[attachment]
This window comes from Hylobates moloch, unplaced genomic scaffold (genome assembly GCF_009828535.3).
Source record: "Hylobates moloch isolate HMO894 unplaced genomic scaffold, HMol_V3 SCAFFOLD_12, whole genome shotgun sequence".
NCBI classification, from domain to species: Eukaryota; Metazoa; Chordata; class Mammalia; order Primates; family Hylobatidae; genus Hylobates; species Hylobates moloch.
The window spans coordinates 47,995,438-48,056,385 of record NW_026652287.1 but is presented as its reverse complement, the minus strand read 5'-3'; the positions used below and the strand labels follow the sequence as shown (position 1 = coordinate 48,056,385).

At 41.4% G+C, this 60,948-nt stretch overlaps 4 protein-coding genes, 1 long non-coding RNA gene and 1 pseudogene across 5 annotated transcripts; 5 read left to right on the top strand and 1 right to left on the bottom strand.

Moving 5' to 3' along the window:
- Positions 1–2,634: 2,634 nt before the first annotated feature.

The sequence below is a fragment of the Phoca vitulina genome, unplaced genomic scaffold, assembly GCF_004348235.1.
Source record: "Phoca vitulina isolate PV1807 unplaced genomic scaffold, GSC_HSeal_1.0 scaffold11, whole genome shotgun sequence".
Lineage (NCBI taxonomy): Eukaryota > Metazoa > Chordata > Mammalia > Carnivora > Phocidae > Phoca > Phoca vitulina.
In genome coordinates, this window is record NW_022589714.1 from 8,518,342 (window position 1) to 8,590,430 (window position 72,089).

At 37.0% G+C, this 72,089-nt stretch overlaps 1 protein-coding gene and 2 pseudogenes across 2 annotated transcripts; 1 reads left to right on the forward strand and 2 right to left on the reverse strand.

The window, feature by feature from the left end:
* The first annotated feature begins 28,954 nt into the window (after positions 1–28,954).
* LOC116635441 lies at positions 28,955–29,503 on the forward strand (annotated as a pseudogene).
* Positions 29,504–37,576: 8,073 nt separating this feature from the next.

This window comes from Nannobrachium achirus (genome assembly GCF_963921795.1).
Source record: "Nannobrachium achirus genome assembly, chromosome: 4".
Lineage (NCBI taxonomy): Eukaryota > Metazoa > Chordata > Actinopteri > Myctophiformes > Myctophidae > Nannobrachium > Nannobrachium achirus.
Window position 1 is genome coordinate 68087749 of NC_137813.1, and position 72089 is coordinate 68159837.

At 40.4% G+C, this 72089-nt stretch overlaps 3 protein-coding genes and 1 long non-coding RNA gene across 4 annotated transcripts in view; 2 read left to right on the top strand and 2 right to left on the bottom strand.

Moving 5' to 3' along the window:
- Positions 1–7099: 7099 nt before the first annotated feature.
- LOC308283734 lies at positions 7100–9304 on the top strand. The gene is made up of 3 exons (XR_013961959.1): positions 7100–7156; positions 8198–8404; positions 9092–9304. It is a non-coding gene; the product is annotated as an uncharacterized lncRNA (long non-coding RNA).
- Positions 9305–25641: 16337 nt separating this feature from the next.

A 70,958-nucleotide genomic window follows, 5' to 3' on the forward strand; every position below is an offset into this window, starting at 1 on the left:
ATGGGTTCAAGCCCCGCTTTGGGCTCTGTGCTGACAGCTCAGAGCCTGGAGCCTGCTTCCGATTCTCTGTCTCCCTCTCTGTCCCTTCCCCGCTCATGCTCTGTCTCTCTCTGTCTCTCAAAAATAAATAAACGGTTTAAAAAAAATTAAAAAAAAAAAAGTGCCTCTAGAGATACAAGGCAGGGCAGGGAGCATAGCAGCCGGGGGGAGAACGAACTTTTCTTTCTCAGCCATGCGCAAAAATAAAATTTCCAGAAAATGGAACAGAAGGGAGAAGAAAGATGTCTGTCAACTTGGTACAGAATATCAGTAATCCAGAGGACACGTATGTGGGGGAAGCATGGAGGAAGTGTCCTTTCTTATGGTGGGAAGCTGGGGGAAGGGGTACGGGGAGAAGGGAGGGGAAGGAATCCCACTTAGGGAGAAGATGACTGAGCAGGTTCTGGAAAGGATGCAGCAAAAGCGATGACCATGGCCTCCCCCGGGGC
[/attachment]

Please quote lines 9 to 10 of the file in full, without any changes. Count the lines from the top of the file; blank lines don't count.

Source record: "Phoca vitulina isolate PV1807 unplaced genomic scaffold, GSC_HSeal_1.0 scaffold11, whole genome shotgun sequence".
Lineage (NCBI taxonomy): Eukaryota > Metazoa > Chordata > Mammalia > Carnivora > Phocidae > Phoca > Phoca vitulina.